He said, “Shoprite is an international brand with presence in 14 African countries and about 3,000 stores. The comparative analysis of returns on investment in these countries may have informed the decision to exit the Nigeria market.

“The opportunities for retail business in Nigeria is immense. But the competition in the sector is also very intense.

“There are departmental stores in practically every neighbourhood in our urban centres around the country. There is also a strong informal sector presence in the retail sector. It is a very competitive space.”

According to the Director-General, there are also important investment climate issues that constitute downside risks to big stores like Shoprite.

He said, “These include the trade policy environment, which imposes strict restrictions on imports; the regulatory environment, which is characterised by a multitude of regulators making endless demands.

“There is also the foreign exchange policy, which has made imports and remittances difficult for foreign investors. There are challenges of infrastructure which put pressures on costs and erodes profit margins.”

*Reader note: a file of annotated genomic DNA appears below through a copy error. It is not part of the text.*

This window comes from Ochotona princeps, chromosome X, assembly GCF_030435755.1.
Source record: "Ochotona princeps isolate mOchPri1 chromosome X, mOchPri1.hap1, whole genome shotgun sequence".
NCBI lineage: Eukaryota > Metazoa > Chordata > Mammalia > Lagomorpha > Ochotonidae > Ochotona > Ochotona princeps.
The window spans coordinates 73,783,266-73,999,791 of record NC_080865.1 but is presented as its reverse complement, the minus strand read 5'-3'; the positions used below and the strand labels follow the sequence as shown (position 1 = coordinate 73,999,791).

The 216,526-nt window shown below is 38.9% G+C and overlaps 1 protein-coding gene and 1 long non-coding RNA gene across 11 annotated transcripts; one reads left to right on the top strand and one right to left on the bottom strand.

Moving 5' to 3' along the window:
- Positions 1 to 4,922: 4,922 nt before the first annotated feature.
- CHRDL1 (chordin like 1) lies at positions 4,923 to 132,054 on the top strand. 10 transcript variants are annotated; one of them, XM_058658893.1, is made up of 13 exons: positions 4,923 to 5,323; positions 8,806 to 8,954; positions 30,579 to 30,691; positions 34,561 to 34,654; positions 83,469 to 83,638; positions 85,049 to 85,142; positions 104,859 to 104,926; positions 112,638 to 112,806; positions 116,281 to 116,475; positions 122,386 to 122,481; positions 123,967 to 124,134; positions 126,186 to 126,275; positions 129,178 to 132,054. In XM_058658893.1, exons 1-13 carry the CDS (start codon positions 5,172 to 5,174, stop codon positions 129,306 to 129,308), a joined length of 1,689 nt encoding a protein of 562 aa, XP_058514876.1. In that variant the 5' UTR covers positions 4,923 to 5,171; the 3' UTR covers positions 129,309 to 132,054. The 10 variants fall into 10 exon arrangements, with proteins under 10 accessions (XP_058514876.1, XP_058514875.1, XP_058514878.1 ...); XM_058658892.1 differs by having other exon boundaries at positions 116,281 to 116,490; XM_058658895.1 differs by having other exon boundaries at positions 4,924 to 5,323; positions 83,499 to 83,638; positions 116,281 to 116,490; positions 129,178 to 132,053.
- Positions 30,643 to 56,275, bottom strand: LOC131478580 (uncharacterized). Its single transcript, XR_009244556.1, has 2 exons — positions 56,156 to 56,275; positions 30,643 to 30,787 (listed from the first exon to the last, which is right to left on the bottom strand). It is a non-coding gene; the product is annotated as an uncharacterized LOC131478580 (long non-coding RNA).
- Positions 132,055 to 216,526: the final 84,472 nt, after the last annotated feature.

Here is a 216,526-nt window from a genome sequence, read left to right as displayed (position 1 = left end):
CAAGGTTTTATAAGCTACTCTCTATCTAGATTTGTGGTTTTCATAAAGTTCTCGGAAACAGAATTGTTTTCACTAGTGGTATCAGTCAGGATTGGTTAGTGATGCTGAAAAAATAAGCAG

The LCCI boss added, “But we need to stress that Shoprite is only divesting and selling its shares; Shoprite as a brand will remain. I am sure there are many investors who will be quite delighted to take over the shares.

“It should be noted that there are other South African firms in Nigeria doing good business. We have MTN, Multichoice, Stanbic IBTC, and Standard Chartered Bank, among others. Some of them are making more money in Nigeria than in South Africa.”

He added that some sectors are more vulnerable to the challenges of the business environment than others.